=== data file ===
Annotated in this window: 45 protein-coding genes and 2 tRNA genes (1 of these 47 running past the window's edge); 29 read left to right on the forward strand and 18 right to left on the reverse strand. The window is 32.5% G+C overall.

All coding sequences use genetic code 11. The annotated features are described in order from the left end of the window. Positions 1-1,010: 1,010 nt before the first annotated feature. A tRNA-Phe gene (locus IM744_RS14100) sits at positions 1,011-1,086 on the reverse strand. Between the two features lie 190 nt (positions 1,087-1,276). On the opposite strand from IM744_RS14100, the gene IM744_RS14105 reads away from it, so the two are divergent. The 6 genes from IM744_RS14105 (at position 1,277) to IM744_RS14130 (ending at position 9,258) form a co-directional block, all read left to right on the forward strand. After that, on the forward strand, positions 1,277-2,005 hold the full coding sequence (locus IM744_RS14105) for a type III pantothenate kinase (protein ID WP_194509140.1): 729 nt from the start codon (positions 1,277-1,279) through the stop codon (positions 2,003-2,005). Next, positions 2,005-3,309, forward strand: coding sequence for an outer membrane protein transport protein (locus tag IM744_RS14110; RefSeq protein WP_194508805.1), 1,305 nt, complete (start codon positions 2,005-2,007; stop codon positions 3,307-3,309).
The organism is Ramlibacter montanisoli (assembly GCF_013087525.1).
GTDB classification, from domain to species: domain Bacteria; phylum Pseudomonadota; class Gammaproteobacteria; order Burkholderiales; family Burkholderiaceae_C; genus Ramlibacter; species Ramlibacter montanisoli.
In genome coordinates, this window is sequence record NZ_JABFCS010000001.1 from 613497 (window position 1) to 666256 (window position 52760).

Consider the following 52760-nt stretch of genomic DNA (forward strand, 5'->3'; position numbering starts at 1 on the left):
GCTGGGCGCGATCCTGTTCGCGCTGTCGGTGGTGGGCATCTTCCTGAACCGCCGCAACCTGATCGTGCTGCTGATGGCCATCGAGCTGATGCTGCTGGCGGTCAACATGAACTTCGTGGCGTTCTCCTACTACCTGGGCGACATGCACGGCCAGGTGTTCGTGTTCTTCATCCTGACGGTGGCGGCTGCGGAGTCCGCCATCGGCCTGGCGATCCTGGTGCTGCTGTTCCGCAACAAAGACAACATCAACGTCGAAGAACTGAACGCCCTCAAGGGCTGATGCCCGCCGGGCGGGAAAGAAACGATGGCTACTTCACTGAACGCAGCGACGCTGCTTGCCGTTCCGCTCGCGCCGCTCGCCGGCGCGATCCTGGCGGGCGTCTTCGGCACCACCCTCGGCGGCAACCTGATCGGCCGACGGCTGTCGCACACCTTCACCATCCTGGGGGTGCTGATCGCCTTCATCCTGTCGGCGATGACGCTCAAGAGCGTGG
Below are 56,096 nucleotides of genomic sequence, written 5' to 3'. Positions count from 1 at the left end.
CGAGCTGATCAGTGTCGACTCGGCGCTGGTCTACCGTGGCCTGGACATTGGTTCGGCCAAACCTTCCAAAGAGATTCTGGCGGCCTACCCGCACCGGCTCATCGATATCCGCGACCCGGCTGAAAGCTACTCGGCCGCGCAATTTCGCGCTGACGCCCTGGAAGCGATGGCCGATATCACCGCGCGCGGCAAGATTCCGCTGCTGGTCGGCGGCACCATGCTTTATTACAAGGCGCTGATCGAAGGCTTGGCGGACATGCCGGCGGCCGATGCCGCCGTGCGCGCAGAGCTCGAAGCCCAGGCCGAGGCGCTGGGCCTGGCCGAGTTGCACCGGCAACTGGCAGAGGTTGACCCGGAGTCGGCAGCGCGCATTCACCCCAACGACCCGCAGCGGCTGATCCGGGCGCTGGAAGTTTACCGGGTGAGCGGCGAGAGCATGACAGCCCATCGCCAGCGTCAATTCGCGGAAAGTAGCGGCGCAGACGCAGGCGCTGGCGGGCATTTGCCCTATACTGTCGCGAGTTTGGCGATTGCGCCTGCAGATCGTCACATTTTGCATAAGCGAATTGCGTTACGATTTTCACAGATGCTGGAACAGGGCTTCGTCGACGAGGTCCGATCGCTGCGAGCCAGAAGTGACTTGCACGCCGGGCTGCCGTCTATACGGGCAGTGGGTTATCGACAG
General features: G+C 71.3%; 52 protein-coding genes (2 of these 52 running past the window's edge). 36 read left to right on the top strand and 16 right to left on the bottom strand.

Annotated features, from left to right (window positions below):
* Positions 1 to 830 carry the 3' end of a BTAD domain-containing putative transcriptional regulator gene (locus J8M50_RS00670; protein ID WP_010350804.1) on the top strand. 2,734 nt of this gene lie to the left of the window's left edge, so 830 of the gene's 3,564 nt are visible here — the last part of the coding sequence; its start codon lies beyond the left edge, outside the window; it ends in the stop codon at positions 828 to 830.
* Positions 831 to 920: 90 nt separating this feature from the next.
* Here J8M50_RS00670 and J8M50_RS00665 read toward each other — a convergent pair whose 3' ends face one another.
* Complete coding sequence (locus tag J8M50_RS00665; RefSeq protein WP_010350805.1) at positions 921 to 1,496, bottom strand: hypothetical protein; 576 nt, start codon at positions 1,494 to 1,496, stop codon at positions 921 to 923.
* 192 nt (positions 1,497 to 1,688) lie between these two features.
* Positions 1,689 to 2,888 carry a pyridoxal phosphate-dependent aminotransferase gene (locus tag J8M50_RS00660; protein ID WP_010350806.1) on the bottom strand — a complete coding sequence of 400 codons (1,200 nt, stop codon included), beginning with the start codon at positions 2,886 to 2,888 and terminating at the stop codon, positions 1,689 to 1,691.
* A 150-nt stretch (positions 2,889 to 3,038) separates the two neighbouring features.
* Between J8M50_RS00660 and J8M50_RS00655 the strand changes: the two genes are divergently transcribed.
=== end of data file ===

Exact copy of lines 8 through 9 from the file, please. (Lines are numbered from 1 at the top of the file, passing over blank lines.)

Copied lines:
Below are 56,096 nucleotides of genomic sequence, written 5' to 3'. Positions count from 1 at the left end.
CGAGCTGATCAGTGTCGACTCGGCGCTGGTCTACCGTGGCCTGGACATTGGTTCGGCCAAACCTTCCAAAGAGATTCTGGCGGCCTACCCGCACCGGCTCATCGATATCCGCGACCCGGCTGAAAGCTACTCGGCCGCGCAATTTCGCGCTGACGCCCTGGAAGCGATGGCCGATATCACCGCGCGCGGCAAGATTCCGCTGCTGGTCGGCGGCACCATGCTTTATTACAAGGCGCTGATCGAAGGCTTGGCGGACATGCCGGCGGCCGATGCCGCCGTGCGCGCAGAGCTCGAAGCCCAGGCCGAGGCGCTGGGCCTGGCCGAGTTGCACCGGCAACTGGCAGAGGTTGACCCGGAGTCGGCAGCGCGCATTCACCCCAACGACCCGCAGCGGCTGATCCGGGCGCTGGAAGTTTACCGGGTGAGCGGCGAGAGCATGACAGCCCATCGCCAGCGTCAATTCGCGGAAAGTAGCGGCGCAGACGCAGGCGCTGGCGGGCATTTGCCCTATACTGTCGCGAGTTTGGCGATTGCGCCTGCAGATCGTCACATTTTGCATAAGCGAATTGCGTTACGATTTTCACAGATGCTGGAACAGGGCTTCGTCGACGAGGTCCGATCGCTGCGAGCCAGAAGTGACTTGCACGCCGGGCTGCCGTCTATACGGGCAGTGGGTTATCGACAG